Two journalists in Togo who are currently in hiding have been sentenced to three years in prison for insulting public authorities, their lawyer said.
The small West African state, ruled since 2005 by President Faure Gnassingbe, is often accused by rights groups of cracking down on opposition figures and the media.
Ferdinand Ayite and Kokou Kouwonou, also known as Isidore Kouwonou, respectively director and editor of the biweekly publication l'Alternative, were charged in December 2021 with public contempt of authority and propagating falsehoods on social media.
This followed complaints by Justice Minister Pius Kokouvi Agbetomey and Commerce Minister Kodjo Adedze over a YouTube broadcast.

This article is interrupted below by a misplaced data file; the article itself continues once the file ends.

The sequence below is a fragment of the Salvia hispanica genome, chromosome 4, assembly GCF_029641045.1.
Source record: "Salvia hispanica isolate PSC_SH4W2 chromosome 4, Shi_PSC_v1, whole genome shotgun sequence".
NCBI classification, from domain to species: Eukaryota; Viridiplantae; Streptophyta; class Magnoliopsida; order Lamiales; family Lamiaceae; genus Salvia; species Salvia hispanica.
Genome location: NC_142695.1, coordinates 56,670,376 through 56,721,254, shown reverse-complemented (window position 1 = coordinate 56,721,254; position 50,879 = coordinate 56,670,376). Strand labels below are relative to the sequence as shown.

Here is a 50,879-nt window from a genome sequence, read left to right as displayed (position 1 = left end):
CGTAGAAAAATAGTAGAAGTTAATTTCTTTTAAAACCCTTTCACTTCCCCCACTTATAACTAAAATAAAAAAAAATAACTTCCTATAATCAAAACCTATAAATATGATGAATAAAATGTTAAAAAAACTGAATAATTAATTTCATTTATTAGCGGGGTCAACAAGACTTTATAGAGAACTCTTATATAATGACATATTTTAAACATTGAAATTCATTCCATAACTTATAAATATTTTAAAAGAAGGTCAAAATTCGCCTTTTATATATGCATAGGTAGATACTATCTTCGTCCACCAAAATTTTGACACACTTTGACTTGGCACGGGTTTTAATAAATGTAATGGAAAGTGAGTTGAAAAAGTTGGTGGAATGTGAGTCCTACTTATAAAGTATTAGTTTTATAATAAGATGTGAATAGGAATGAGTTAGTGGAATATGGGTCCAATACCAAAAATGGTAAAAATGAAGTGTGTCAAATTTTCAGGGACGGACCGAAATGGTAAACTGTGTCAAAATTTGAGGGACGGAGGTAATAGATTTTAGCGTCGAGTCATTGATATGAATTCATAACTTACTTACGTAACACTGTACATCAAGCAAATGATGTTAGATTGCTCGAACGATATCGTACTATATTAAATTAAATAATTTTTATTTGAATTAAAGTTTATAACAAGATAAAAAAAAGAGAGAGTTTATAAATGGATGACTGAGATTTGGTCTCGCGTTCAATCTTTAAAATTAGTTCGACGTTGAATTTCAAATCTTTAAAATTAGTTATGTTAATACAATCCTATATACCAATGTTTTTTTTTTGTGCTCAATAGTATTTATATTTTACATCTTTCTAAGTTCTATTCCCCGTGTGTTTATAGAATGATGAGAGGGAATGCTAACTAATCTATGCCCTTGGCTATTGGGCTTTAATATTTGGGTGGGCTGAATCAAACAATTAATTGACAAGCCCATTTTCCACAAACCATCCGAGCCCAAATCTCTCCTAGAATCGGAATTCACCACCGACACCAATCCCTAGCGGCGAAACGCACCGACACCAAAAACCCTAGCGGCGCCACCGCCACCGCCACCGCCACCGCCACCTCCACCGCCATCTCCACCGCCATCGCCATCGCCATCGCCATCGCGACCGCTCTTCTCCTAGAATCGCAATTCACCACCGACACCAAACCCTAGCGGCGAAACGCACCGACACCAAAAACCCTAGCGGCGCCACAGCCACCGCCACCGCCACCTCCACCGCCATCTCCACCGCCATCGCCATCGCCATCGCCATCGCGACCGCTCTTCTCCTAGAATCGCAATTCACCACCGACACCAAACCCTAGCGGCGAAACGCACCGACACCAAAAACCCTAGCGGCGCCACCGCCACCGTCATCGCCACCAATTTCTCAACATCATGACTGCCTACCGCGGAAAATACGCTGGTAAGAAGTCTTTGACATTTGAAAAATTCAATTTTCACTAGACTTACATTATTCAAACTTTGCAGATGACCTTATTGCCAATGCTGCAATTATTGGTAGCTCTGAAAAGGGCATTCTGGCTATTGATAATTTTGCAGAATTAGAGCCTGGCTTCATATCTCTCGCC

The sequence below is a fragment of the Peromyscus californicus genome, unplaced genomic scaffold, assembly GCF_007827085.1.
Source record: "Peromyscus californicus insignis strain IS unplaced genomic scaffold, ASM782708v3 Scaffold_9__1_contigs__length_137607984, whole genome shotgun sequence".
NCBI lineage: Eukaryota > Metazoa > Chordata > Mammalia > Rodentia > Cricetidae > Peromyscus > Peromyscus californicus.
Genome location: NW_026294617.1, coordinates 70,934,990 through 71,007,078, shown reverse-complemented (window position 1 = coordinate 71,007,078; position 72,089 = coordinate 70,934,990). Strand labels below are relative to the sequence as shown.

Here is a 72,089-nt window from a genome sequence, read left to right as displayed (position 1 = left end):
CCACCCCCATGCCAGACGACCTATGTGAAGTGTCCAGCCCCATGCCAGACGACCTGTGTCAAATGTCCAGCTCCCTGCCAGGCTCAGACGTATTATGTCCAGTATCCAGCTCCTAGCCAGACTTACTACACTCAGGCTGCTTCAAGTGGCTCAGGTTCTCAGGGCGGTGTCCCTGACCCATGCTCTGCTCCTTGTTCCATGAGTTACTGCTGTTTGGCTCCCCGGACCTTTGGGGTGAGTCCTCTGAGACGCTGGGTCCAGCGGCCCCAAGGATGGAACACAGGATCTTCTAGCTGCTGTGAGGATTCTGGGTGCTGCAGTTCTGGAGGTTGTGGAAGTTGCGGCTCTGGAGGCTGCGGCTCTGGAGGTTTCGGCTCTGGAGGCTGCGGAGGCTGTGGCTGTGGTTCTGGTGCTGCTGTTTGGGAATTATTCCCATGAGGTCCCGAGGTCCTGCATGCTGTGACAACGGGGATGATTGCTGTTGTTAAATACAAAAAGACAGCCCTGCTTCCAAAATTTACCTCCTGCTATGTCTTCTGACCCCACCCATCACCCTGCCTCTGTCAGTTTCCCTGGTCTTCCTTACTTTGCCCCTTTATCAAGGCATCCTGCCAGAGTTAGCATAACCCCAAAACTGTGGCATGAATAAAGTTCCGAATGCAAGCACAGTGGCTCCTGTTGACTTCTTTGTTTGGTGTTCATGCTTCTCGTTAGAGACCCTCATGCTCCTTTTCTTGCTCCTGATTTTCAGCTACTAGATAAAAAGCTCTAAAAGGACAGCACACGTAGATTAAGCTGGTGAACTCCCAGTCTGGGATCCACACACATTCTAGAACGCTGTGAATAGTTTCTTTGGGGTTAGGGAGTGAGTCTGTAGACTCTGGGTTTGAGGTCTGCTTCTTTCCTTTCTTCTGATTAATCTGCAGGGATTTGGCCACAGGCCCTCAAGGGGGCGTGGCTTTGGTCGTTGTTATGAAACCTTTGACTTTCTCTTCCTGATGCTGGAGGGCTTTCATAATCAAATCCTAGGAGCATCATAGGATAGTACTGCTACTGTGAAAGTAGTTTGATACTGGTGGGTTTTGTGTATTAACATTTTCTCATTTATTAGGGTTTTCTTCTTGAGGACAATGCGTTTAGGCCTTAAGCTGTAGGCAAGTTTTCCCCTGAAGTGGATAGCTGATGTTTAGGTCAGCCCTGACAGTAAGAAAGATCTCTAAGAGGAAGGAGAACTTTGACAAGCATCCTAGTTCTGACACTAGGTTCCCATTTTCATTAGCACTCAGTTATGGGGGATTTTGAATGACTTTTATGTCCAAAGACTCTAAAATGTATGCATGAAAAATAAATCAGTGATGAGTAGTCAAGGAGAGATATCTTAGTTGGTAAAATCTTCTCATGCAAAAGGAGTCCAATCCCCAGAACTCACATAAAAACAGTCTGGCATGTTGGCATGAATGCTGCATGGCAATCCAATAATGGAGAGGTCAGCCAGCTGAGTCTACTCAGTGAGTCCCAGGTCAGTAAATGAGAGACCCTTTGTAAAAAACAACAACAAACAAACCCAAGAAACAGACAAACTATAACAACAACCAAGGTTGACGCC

On Wednesday, a court in the capital, Lome, "sentenced Ferdinand Ayite and Isidore Kouwonou to three years in prison and handed down a $4,900 fine to each," according to their lawyer Elom Kpade.
"An international arrest warrant was issued against them," he said, adding that he would consult his clients about a possible appeal.
Ayite was briefly jailed alongside another journalist in December 2021. He and Kouwonou are currently in hiding.
The Committee to Protect Journalists, or CPJ, a U.S. organization that promotes press freedom, has denounced the case.
"Togolese authorities should immediately cease their legal harassment of journalists Ferdinand Ayite and Isidore Kouwonou and allow them to work freely," said Angela Quintal, the CPJ's Africa program coordinator.
"Journalistic commentary on issues of public interest should never be criminalized, and the summonses issued to these journalists should be scrapped at once."